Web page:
3. Weight Gain
    Weight gain is a common result of the medications group members take for their myositis. Corticosteroids such as prednisone are the most commonly prescribed treatments, and two of the potential side effects are an increase in appetite and weight gain.

    • Frustrations:
      Many group members shared how they had gained weight after taking prednisone. One person said she looks quite different after gaining weight and that it took time to adjust to her new look. The group also talked about the surprised look from acquaintances that havenít seen them for awhile. The group talked about their self-esteem and how those who are overweight are often discriminated against. Also, a large increase in weight has resulted in stretch marks for some group members. Another member shared that the skin on her arms is very tight and sometimes slightly painful.

    • Goals:
      To lose weight, the group talked about speaking with their doctors about exercising. They also talked about eating a well-balanced diet low in carbohydrates and fat to prevent excessive weight gain. Eating better and exercising may be helpful, but itís not easy to make changes and to create new habits.

  4. Rash
    A visible symptom of dermatomyositis is a rash that may develop on the face, knuckles, and other parts of the body. The reddish rash can occur on the eyelids, cheeks, bridge of the nose, back or upper chest, elbows, knees, and knuckles.

    • Frustrations:
      One member said that little kids have looked at her face with curiosity when she isnít wearing her makeup. Although it might be understandable that a child wants to look at someone who has a difference, it can feel insulting if it happens frequently. It can be even more upsetting when the person staring is someone in your peer group. Another member said people often misperceive the rash as contagious and finds it hurtful when others avoid contact or move away from them. The group discussed how a personís self-esteem is impacted because of the rash, especially when the rash is obvious on the face.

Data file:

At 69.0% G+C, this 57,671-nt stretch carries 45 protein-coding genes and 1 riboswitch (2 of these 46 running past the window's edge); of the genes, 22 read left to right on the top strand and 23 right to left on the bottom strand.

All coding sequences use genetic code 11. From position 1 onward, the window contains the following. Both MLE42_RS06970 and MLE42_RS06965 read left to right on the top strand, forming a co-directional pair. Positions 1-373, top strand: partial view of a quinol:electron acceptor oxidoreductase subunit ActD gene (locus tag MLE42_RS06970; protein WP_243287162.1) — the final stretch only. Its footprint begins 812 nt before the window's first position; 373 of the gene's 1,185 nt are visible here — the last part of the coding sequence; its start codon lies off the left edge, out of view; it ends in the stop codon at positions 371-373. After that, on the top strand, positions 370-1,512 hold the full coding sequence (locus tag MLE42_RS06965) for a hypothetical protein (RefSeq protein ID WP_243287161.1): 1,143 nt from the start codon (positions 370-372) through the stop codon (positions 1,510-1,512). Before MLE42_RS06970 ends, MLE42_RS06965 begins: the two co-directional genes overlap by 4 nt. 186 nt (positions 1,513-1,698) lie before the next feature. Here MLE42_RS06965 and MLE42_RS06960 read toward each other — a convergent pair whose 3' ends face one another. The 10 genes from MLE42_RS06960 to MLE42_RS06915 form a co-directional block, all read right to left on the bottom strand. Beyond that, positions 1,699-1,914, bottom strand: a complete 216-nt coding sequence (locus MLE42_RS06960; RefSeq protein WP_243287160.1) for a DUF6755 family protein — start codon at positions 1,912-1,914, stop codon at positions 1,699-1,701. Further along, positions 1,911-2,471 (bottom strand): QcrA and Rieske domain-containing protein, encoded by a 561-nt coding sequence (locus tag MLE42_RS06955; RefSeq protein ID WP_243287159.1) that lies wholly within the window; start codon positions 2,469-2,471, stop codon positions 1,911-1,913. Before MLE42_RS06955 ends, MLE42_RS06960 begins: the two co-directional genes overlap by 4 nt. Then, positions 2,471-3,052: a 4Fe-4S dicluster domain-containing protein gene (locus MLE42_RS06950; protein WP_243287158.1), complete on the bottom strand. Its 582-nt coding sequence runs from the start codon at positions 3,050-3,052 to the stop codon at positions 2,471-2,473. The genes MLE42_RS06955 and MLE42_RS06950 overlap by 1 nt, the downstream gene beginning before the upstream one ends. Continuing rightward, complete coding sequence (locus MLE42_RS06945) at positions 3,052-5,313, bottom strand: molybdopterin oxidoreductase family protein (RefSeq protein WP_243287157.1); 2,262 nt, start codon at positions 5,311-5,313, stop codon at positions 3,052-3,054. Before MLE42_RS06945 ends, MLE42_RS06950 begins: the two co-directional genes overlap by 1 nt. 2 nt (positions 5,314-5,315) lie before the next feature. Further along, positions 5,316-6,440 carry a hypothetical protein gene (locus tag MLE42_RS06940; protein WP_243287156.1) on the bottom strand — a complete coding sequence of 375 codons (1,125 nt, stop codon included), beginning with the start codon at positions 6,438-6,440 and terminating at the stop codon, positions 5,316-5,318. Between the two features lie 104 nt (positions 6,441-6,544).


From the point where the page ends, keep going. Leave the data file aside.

• Goals:
      The group talked about how children are naturally curious and they donít always understand that staring or pointing is impolite. A group member shared that she has found a type of makeup that works well to cover the rash. She suggested that people experiment with different types of makeup. Also, the group said that sometimes mentioning the cause of the rash can put others at ease when they arenít sure if they should ask or not.

INVISIBLE Symptoms and Disabilities

  1. Weakness
    One of the most common symptoms of myositis is weakness. Many group members experienced weakness before diagnosis with myositis. The group shared how it can be difficult to determine whether the weakness is from myositis or from aging.

    • Frustrations:
      Because weakness is invisible, it can be difficult for others to understand how a person is really feeling and what their energy level is like on the inside. Weakness affects most aspects of daily living, from getting up in the morning to putting on pajamas before bedtime. The group talked about their difficulty in rising from a chair, climbing steps, or even lifting their arms. Some days a person may be very weak while on others days, they have more energy. It can be frustrating to ask for help from others on occasion because they donít always understand the concept of weakness.

      Group members also talked about how weakness causes them to fall or trip, which can be both embarrassing and scary. Falling can make a person feel vulnerable, especially when strangers have to help them get up. Others may think they are clumsy or distracted. The group also talked about how others stare when someone helps to lift them out of a chair in a restaurant or at the movie theater. This type of help tends to cause more attention when you donít have visible disabilities because people are curious and wonder why you need someoneís assistance.

    • Goals: